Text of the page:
One of the reasons why hyper-casual games are so popular is due to how quick and easy they are to make. Simple controls, artwork, and game design make it easy for any developer to pick up. But hyper-casual isn’t the only way to go. There are other ways to build a game on a budget. One way is narrative. We’ve talked a lot about how to add new layers to your games by simply layering in a story. And we discussed how you need three Cs: character, conflict and change for your narrative. This time, we’ll look at the top games that use storytelling as a core mechanic and show you that you don’t need sparkling design and intense gameplay to create a hit. You just need an extra C: Choice. Because choice is how you can differentiate a book...
Hyper-casual bible: top resources for making a hit game
Building hyper-casual games is a great way to get into game development. With their short cycles and simple gameplay, crafting a hyper-casual title means you can learn important skills across game design and monetisation, which you’ll need for success in the mobile games industry. But how do you get started building a hyper-casual game? What exactly goes into creating a hit in this genre? What KPIs should you track and what results should you be aiming for? There’s a lot you should know before getting started. So before you get tapping away and developing your next hit, make sure to read through these resources to master everything ‘hyper’. 1. Understanding hyper-casual The hyper-casual genre is a unique one. It’s made up of short, satisfying, and simple gameplay, basic artwork, and relies heavily on ads to make money. So to kick...
6 (more) narrative techniques to make better games
In our last article, we covered the three major C’s of storytelling: character, conflict, and change. Using these rules will set the foundation of your game’s narrative. But that doesn’t mean your work is done. There’s so much more to building a strong narrative. And in part two of our storytelling series, we cover six narrative techniques you can use in your titles to help boost your storytelling and character development. Let’s get to it. 1. Consider a shared story You might not want to go into a huge amount of detail for every game you create (especially if you’re working with hyper-casual or casual titles – which have notoriously short lifespans). While it would make each game unique, it can take a lot of time. Instead, think about whether you can create a single story that all your games tie...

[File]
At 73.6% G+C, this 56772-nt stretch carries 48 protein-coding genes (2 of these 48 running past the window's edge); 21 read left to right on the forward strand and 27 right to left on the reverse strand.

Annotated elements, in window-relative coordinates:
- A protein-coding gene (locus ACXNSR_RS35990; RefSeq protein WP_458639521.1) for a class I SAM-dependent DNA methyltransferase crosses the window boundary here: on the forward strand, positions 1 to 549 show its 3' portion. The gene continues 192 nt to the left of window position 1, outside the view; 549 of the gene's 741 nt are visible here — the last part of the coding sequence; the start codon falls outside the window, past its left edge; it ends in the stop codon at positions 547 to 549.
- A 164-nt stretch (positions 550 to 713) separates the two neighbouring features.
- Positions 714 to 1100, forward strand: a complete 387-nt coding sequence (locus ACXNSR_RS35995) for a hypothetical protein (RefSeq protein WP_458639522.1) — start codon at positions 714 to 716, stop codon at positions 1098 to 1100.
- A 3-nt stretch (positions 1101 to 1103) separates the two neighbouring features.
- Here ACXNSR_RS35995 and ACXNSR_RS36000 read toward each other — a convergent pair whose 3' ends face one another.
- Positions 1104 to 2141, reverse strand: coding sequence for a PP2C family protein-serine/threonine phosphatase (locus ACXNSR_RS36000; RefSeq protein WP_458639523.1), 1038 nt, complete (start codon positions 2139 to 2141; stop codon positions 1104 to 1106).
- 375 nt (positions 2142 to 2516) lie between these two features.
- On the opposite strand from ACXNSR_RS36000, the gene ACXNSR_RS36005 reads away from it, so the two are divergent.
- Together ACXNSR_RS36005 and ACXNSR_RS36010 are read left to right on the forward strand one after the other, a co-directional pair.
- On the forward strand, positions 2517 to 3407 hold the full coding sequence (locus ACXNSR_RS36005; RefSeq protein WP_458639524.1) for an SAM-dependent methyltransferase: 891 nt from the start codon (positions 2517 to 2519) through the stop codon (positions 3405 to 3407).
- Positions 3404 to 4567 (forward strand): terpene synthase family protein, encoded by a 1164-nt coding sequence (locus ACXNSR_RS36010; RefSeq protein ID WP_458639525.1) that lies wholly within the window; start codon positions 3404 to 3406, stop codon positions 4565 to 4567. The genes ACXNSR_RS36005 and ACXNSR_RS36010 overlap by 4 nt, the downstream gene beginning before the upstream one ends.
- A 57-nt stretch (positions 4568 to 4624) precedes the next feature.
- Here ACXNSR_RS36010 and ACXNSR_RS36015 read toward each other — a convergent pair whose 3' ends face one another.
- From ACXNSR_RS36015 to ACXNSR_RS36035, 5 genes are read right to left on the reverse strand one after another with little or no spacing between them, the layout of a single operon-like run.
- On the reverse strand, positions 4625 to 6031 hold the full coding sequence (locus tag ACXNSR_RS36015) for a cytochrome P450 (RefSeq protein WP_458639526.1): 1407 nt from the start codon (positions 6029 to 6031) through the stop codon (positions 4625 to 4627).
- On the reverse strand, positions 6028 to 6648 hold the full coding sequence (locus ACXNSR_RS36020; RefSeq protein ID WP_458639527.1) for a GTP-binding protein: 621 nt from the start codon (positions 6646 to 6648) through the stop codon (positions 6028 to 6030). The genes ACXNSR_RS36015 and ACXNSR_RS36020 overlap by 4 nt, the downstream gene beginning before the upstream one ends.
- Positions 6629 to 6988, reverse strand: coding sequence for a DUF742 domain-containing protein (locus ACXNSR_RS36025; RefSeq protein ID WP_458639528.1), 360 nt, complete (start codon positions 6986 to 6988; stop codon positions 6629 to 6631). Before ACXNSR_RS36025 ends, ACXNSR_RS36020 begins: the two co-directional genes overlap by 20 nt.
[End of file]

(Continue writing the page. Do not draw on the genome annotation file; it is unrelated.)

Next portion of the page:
Improving your mobile game with narrative (Pt 1)
What comes to mind when you think about narrative design? You probably imagine Bioshock, Mass Effect or even Stanley Parable – story-driven games where the player’s choices affect the ending. How could you possibly incorporate any of that into a mobile game? But narrative design isn’t just about branching storylines and giant flowcharts. It can actually be a lot more subtle. Narrative design is about creating a consistent narrative. It’s not just about telling a story, but about showing it in your mechanics, user interface and prompts. It’s the small snippets of audio, item descriptions and visual iconography. Narrative design is about deciding what your story is and making sure that you’re staying consistent with that larger vision. In this article, we’re going to explain the basics of a good story and then talk about a few ways you can...